Solutions in Action
Between June and August 2009, 3,000 volunteers took part in Connecticut Light & Power's Plan-It Wise Energy pilot program. The utility randomly assigned participants to one of three dynamic pricing models. In addition, a subset of participants received "enabling technologies," including in-home display monitors, smart thermostats that automatically increase temperatures during peak periods, and basketball-size "energy orbs" that provide visual cues about price levels by changing in color from green to red as rates increase.

Seventy-seven percent of the participants enrolled in the pilot program were homeowners and 23 percent of participants were renters. Evaluation of the pilot study indicated that enrollees reduced their energy use during peak hours by an average of 1.6 to 23.3 percent, depending on the rate type and enabling technology, if any, to which they were assigned. Click here to access the full pilot program report.

Concerns about dynamic pricing
  • Failure to pair the installation of smart meters and displays with consumer education can leave customers frustrated and unaware of steps that they can take to reduce energy consumption. When dynamic pricing models have been adopted, these families may actually experience higher utility bills if they fail to adjust their behavior in response.
  • Households that have small children or a family member with a medical condition may be unable to reduce utility use during peak hours. For these households, an average monthly rate plan would probably be most appropriate.

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Click on the links below to learn more about tools to promote behavior change:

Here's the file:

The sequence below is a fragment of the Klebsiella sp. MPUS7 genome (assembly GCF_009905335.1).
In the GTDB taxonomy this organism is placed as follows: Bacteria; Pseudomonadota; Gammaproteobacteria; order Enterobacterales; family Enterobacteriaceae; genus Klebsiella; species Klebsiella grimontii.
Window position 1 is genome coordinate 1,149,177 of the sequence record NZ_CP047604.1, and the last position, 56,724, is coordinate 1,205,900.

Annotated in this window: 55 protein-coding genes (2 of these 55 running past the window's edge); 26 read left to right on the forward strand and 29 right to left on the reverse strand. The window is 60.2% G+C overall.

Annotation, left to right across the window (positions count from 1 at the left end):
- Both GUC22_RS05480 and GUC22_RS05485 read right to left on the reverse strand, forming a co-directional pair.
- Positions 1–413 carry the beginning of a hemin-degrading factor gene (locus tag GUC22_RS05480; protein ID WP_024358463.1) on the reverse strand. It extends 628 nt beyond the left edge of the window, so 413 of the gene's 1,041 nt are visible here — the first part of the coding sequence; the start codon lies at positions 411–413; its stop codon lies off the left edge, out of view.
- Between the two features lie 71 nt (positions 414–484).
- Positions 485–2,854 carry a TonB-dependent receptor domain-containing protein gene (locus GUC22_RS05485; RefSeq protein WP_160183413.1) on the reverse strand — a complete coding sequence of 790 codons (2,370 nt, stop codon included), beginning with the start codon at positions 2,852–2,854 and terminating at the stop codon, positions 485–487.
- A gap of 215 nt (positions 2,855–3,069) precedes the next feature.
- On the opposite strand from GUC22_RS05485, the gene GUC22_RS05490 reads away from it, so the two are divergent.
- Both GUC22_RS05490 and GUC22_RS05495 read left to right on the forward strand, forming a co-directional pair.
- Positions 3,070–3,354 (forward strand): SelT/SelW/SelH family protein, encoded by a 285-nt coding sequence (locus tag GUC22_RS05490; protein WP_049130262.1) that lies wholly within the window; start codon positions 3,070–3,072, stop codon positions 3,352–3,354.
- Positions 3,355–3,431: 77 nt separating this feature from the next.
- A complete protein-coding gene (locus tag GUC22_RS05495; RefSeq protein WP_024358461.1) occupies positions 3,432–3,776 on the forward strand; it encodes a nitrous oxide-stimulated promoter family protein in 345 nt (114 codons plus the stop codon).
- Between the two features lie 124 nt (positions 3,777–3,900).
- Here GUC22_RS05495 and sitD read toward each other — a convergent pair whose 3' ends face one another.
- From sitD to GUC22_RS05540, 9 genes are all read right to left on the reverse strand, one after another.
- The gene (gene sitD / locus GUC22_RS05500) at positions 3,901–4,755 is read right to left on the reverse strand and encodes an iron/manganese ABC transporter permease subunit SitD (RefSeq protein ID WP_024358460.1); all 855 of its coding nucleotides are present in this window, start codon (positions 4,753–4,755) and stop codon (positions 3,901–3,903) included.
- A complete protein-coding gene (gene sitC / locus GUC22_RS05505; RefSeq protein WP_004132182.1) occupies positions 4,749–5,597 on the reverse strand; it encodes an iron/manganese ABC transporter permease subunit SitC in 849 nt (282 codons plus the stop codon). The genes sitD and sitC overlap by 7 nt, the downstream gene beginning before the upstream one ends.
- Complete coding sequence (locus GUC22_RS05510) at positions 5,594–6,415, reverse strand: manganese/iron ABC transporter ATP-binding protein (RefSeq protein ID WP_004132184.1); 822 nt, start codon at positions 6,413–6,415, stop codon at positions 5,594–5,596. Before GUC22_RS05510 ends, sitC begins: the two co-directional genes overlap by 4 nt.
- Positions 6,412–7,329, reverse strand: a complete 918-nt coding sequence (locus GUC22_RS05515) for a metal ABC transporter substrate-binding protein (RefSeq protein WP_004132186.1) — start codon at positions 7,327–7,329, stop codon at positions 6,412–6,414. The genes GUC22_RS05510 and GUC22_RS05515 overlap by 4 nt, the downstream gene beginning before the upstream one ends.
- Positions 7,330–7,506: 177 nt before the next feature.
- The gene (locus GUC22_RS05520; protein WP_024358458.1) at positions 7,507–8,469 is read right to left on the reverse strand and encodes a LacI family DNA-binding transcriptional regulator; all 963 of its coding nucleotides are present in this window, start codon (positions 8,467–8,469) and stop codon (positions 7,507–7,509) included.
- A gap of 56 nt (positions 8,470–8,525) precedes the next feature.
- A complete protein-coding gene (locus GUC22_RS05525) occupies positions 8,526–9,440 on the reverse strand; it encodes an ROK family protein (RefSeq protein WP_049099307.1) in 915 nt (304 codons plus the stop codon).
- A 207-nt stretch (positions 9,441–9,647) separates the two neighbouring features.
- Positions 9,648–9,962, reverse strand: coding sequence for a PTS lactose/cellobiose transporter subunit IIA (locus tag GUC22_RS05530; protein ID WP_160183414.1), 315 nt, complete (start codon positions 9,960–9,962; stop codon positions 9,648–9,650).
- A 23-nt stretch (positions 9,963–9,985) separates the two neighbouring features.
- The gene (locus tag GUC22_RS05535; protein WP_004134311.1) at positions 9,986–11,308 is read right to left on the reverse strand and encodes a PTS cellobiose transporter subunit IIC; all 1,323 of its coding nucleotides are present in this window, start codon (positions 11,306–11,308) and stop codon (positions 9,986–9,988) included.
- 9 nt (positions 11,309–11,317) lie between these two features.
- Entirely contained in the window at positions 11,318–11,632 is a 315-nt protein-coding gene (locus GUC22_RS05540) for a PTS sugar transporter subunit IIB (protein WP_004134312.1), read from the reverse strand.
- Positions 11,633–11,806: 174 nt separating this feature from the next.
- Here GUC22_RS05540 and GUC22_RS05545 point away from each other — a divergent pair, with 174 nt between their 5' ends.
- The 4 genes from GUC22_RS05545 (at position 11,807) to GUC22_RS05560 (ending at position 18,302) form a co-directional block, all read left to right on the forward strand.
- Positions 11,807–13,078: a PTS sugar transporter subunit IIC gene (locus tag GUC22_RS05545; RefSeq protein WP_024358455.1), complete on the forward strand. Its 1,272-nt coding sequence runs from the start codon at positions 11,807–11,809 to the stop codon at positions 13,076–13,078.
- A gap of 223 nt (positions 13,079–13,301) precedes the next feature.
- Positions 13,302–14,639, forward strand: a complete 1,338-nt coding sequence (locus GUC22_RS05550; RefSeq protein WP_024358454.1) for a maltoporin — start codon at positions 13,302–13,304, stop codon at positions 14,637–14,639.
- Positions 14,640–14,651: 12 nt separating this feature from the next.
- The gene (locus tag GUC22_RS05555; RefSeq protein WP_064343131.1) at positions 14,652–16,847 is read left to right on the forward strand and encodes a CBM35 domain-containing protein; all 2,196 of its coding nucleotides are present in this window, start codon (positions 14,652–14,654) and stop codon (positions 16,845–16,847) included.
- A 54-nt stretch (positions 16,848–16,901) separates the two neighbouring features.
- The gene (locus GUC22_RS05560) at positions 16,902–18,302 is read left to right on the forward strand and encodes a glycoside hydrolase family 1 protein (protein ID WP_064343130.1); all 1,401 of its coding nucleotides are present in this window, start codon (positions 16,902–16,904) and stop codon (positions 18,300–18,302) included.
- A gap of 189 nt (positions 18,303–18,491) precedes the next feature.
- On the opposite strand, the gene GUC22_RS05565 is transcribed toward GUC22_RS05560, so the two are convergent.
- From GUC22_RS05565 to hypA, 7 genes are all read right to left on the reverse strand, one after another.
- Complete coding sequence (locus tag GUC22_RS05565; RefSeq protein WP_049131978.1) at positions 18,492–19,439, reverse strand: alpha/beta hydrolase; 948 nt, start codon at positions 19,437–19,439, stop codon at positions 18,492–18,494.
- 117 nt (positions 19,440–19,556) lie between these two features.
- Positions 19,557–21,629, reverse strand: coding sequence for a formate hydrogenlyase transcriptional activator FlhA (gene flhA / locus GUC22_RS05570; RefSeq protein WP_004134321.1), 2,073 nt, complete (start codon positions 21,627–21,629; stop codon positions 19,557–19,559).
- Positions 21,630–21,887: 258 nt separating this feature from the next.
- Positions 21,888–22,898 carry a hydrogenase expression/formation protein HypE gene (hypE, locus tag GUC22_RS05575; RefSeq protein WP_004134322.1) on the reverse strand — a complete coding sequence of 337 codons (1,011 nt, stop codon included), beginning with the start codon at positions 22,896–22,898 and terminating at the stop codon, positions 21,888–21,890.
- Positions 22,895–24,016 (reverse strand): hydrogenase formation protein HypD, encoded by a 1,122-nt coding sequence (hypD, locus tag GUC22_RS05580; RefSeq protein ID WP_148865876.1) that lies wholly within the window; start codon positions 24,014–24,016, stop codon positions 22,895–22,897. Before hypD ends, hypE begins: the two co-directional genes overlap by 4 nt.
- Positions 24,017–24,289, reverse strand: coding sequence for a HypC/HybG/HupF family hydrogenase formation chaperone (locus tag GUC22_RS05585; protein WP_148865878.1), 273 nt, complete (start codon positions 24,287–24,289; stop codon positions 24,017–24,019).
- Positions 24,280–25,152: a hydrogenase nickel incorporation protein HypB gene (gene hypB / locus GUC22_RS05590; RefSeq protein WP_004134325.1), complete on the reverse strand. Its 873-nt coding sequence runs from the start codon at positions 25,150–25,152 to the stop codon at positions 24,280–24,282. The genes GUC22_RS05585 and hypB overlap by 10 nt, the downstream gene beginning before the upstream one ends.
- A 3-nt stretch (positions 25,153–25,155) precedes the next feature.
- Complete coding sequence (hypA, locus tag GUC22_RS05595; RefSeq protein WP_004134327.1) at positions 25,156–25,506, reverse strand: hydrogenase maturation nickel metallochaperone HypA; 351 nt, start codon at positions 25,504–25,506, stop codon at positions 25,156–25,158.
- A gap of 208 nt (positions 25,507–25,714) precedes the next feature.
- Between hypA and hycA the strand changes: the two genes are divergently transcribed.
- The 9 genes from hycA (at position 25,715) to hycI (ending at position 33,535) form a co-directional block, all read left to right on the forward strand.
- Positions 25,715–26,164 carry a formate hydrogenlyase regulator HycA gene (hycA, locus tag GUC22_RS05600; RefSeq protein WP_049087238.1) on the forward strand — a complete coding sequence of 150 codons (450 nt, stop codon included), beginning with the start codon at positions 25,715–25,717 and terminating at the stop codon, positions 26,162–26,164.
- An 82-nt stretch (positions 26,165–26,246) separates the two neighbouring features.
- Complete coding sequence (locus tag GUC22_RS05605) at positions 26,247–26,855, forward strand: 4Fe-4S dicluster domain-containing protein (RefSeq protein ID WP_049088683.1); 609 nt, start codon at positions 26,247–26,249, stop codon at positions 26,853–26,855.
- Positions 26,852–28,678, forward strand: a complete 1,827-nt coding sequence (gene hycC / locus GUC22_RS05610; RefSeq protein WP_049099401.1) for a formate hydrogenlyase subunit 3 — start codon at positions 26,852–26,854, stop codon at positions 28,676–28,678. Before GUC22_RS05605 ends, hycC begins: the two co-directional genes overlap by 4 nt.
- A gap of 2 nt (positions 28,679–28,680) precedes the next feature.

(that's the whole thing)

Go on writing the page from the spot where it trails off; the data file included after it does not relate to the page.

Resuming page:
Technological tools for behavior change

Two tools, smart meters and smart bills, provide feedback on energy consumption and costs, helping owners, residents, and property managers to better understand the impacts of their behavior

Education and Training
Education and training enables homeowners and residents, property owners, and managers of multifamily properties to get the most out of energy-efficient retrofits and other energy-saving features, leading to behavior change

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Tools for promoting behavioral change

The tools discussed in this section include technological innovations to help monitor energy-use, as well as educational and training programs to inform tenants, homeowners and building managers on reducing energy costs

Other pages in this section:

Influencing market values

This section covers steps the public and private sectors can take to stimulate interest in energy-efficient homes and reward those who choose to undertake improvements

[1] Applicants say investments will create tens of thousands of jobs, save energy and empower consumers to cut their electric bills. White House Press Announcement.
[2] Green Takes Flight at Stapleton. April 2008. By Bendix Anderson. Affordable Housing Finance Magazine.
[3] Smart Meter, Dumb Idea? April 27, 2009. By Rebecca Smith. Wall Street Journal.
[4] Incremental Cost, Measurable Savings: Enterprise Green Communities Criteria. 2009 [PDF]. By Dana Bourland. Columbia, MD: Enterprise Communtiy Parnters, Inc.
[5] Utilities Turn Their Customers Green, With Envy. January 30, 2009. BY Leslie Kaufman. New York Times.